The CAP Animal Shelter is only licensed to care for domesticated companion animals. We are unable to take in injured or displaced wildlife. Yet we totally get that the urge to help an animal, even a wild animal, can be irresistible, especially if that animal is injured, crying, or a seemingly helpless newborn. And while we focus on those animals kept as companions, CAP realizes you may need some direction when faced with a wildlife dilemma. Because no matter how good our intentions, our actions could reduce the animal’s chances of survival, cause extreme stress, and even physically hurt them.  


OBSERVE. Is the animal bleeding, been in a dog or cat’s mouth, or exhibiting an obvious injury? Does the animal appear to be alone, or tame? Is the animal’s fur or feathers full or covered in fly eggs (they look like rice), cold, or wet? Is the animal crying non-stop? Do not try to pet or touch a wild animal. 


LOOK AROUND. Are you and the animal safe?  Is this the animal’s habitat? Is there a nest nearby? Don’t assume a young or injured animal is alone. Parents don’t stay with young babies constantly, but often keep a watchful eye from a distance while foraging for food and avoiding predators. Injured animals may also be targeted by other prey animals wanting an easy meal. Young birds, fully feathered, maybe calling for nearby parents to bring food and your presence might be keeping a young one’s parents away.  


MAKE THE CALL. If you have determined that the animal is genuinely orphaned or clearly sick or injured, call your local permitted wildlife rehabilitator. They can give you specific rescue advice for the species with which you are dealing. NEVER attempt to give food or water to an injured animal. Doing so might complicate the treatment of an injured animal. 


USE CAUTION. Wild animals will attempt to defend themselves. Consider what tools you have available to use like gloves or protective eyewear if you attempt to capture and transport any wildlife. Other helpful items include blankets/towels, nets, or anything else that allows you to assist the animal without risking direct contact.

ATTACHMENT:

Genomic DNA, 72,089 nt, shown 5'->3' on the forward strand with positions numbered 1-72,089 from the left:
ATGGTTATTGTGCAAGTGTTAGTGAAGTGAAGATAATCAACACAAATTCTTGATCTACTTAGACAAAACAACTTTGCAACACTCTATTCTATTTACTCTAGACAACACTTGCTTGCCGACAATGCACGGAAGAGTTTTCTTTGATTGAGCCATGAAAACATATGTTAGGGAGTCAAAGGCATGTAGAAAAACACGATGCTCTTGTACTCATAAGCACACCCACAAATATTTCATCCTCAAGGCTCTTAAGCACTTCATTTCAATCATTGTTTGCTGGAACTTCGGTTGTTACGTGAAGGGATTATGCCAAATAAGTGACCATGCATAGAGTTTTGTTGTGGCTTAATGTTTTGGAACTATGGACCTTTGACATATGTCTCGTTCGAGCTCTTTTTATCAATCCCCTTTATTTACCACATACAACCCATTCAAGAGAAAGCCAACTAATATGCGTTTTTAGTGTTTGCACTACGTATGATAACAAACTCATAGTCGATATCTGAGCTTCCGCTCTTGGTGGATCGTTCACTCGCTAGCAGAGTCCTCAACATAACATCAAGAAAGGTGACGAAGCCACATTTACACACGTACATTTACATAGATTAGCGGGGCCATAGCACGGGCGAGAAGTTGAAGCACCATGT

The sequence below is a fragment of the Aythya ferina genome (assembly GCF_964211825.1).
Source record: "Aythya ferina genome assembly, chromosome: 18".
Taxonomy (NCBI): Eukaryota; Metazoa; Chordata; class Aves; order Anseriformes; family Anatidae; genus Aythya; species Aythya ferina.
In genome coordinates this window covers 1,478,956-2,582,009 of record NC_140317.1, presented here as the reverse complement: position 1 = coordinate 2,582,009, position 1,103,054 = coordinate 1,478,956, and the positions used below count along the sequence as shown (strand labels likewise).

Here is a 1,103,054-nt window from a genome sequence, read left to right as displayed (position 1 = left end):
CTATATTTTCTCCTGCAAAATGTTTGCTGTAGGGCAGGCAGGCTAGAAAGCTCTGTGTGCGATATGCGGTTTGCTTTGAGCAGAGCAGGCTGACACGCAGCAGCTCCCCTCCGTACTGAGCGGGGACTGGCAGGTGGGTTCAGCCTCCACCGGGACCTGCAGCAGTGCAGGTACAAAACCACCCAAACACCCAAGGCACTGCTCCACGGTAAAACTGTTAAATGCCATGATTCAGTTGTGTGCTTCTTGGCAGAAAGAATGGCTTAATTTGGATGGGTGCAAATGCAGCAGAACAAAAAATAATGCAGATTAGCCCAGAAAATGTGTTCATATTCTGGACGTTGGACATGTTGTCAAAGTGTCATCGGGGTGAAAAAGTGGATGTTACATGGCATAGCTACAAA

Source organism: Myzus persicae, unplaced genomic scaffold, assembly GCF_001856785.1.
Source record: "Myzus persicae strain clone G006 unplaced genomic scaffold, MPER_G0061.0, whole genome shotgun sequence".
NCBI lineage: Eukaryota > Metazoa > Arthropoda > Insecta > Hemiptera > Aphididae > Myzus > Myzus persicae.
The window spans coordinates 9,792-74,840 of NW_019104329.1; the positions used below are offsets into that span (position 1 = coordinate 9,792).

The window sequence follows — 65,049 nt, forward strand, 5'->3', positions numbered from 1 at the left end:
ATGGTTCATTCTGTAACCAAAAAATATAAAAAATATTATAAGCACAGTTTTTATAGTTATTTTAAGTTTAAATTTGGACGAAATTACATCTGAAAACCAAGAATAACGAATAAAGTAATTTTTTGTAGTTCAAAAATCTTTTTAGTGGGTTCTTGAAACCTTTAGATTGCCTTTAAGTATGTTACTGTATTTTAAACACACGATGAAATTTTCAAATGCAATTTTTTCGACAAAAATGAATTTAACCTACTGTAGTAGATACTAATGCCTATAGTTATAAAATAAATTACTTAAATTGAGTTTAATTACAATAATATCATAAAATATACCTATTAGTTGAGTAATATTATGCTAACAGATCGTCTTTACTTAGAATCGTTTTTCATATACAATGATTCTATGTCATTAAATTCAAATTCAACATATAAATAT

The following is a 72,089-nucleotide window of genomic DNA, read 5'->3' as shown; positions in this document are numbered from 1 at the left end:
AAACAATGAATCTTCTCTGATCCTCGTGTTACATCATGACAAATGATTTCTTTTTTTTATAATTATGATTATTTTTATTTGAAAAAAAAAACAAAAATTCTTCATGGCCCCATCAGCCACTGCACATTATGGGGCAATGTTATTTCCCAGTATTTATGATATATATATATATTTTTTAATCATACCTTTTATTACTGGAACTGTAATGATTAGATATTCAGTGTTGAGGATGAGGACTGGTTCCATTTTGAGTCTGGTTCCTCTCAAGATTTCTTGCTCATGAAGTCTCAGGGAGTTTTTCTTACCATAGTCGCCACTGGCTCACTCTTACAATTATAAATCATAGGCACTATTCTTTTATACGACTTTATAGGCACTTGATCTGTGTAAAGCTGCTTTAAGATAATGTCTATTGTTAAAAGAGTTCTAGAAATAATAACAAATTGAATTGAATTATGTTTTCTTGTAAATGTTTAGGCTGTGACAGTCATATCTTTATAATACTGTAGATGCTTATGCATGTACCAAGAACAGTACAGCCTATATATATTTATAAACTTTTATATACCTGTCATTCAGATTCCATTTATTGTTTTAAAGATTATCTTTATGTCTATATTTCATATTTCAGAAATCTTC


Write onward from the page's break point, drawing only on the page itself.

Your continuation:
TAKE ACTION. You will need to place the animal into a pet carrier or ventilated cardboard box, lined with a towel or newspaper with a minimum of handling. Wearing protective gear, you might scoop up the animal using a stiff board or shovel you push gently under the body. A blanket/ towel or net thrown over the animal can also protect you and the animal you are attempting to help. Secure the box with duct tape so that the animal cannot escape. Keep the animal somewhere warm and quiet and take it to your nearest wildlife rehabilitator as soon as possible.  


If you find a sick or injured wild animal, please call the following local organizations for advice on the best way to help.  


Texas Wildlife Rehabilitation Coalition (TWRC)

10801 Hammerly Blvd. #200, Houston, TX 77043

Phone: 713-468-8972 (TWRC)

Wildlife Center of Texas

7007 Old Katy Rd. Houston, TX 77024

Phone: 713-861-9453 (WILD)

WILDLIFE ARE NOT PETS. Do not attempt to keep (or kidnap!) any wildlife for a possible pet. In Texas, as well as in most states, owning wildlife is illegal without special permits. The animal must be turned over to a licensed rehabilitator as soon as possible.

“Until one has loved an animal, a part of one's soul remains unawakened.”     

--Anatole France